HSBC’s Brian Dunnett, inset, said: “A lot of Bermudians have a lot of experience with the US Dollar and the Euro is a diversification away from the US dollar.” *Photo by Nicola Muirhead
HSBC’s Brian Dunnett, inset, said: “A lot of Bermudians have a lot of experience with the US Dollar and the Euro is a diversification away from the US dollar.” *Photo by Nicola Muirhead

It’s the economy, stupid.

Brian Dunnett did not utter those words — a slogan originally attributed to an American political strategist working on Bill Clinton’s initial presidential run.  

HSBC’S European senior fixed income product specialist is much too polite for such a hackneyed phrase. But you wouldn’t have blamed him if he did. Such a retort would have been appropriate when asked by a reporter what significant contributing factors he considered when reading Europe’s fixed income market.

He opted for a more nuanced explanation.

“The way the economy goes is basically going to drive central bank policy. So whether the central banks are going to be hawkish or dovish is very much linked to the way the economy is,” he said.

Mr. Dunnett, who is based in Paris, was in Bermuda last week to give an update on his area of expertise to various Bermudian HSBC clients.

“A lot of Bermudians have a lot of experience with the US dollar and the Euro is a diversification away from the US dollar,” he said.

The relative political stability inside the European Union — compared to 2011-2012 when there was speculation the Eurozone “would blow up and the recession was very strong” — has made his area of expertise more attractive, said Mr. Dunnett.

“Now, things are stabilizing,” he said. “Things have calmed down on the political side. It’s starting to look more attractive.”

He added: “Last year if you look at what happened in US fixed-income actually, your return was negative whether it was US treasuries or US investment grade credit, and that was mainly because what happened when the Fed started talking about tapering — interest rates rose and basically wiped away performance. The Euro market was much more robust and the returns remained positive.

“There was a lot of instability around politics. Every single country was having elections. And every country it didn’t matter if it was left, it was going over to the right, if it was right, it was going over to the left. The only country that stayed the same was Germany. She made it through. Political instability also created instability around the Eurozone  currency.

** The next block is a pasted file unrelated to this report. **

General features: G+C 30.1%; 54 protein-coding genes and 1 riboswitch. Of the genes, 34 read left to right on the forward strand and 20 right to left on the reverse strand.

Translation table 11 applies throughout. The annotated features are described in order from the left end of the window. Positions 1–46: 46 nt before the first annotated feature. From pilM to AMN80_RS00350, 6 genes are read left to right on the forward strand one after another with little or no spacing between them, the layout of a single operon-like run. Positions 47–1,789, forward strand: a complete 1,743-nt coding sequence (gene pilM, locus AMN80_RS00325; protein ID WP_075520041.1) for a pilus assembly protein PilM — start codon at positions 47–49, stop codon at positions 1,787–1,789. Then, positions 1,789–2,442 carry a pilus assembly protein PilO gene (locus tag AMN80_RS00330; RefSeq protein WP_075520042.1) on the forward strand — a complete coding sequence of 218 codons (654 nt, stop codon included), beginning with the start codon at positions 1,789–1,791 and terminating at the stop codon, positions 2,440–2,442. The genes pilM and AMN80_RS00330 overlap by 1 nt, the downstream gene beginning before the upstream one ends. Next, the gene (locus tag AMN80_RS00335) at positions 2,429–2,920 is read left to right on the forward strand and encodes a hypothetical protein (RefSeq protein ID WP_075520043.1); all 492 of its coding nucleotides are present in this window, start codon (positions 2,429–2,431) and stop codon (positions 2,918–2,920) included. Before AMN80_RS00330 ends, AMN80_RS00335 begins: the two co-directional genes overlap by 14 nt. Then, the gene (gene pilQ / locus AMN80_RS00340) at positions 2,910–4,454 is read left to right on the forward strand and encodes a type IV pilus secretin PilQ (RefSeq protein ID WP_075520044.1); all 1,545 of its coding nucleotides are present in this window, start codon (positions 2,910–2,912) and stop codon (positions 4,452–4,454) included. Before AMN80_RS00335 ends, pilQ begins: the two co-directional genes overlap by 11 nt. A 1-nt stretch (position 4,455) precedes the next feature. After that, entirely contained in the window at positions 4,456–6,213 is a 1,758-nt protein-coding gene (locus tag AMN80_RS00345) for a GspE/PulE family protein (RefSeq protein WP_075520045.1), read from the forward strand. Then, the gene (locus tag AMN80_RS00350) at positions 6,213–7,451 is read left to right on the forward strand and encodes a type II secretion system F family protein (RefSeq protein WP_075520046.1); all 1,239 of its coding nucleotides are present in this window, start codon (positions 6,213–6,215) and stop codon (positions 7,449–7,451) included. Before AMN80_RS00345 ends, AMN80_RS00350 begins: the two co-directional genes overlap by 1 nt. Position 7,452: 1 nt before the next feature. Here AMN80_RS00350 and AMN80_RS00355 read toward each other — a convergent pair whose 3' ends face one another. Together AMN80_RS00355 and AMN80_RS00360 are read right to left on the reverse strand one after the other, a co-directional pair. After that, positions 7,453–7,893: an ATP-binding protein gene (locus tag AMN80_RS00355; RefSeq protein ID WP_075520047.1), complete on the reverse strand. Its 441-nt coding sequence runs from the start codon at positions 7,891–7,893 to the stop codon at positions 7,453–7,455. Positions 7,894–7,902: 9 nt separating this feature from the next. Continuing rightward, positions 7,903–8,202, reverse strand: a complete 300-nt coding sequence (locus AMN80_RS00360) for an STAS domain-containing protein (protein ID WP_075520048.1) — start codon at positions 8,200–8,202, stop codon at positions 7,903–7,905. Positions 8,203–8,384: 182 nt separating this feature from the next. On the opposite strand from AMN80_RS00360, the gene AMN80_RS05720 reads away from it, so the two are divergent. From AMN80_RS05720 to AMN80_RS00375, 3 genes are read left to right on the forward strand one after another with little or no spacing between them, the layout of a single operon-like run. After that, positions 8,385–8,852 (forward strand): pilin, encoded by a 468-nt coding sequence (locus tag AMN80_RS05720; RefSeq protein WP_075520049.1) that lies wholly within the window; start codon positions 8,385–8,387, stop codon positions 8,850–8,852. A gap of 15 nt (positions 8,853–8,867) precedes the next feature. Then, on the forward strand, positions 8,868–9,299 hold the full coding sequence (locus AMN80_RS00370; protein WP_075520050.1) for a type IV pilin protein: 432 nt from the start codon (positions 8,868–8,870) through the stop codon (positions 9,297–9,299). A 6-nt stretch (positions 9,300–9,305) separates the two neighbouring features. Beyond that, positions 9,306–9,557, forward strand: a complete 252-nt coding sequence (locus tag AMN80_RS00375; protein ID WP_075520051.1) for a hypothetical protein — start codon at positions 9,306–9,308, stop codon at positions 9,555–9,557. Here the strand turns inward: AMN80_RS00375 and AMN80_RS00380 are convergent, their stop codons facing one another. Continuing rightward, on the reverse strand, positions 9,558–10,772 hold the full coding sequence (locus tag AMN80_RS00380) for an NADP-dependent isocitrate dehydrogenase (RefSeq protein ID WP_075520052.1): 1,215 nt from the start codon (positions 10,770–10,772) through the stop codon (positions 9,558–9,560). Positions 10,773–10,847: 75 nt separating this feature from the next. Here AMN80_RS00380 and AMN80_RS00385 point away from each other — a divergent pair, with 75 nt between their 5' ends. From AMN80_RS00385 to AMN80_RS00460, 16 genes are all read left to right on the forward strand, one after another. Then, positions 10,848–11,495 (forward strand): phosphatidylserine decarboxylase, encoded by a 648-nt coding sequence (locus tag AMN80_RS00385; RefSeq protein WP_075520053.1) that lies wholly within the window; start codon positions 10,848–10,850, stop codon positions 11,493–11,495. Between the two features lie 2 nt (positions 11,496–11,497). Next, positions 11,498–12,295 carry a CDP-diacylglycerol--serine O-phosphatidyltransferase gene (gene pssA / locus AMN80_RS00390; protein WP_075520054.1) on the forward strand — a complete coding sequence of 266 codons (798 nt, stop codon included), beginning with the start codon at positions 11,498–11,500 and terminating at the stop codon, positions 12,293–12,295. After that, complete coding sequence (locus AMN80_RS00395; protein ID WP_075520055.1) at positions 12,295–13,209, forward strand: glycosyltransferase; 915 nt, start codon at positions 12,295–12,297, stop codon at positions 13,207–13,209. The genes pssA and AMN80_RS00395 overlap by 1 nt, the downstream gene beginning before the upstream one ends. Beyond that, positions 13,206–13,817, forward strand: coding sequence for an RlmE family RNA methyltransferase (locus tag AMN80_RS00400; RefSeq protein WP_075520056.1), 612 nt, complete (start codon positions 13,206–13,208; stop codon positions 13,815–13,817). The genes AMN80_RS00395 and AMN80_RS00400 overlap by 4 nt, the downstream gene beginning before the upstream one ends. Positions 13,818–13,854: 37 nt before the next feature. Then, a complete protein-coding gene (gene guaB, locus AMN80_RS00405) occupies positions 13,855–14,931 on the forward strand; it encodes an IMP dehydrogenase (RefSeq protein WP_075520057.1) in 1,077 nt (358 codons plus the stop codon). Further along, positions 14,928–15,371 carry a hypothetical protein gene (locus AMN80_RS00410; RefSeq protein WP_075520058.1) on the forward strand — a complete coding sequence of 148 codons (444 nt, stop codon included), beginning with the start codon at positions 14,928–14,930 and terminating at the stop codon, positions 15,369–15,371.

“Especially around the periphery, bond yields rise around that time because of political instability. That was  particularly true in Italy. The yields rise quite significantly when you have this turmoil around the politics. You’re talking about from seven, seven-and-a-half per cent down to around three-and-a half-per cent. Italy, because of the greater political stability, can go out to the market and refinance their debt much cheaper. That’s brought a lot of calm to the market.”

Expectations

He expects interest rates in the US — where the economic prospects are better than Europe — to rise more so than in the Eurozone.  

“Rates are highly correlated to the economy, so if you have a sluggish economy, rates are going to stay low.”

He added: “Inflation has been decreasing (in Europe) , not deflation, but more disinflation. We’re not at the deflationary level yet, but some countries were approaching it. That would be a very bad situation and something that the ECB wants to avoid. Especially, because the countries in Europe, the deficits are still rising. One thing you don’t want to have in the economy is deflation and rising deficits that’s a recipe for disaster.”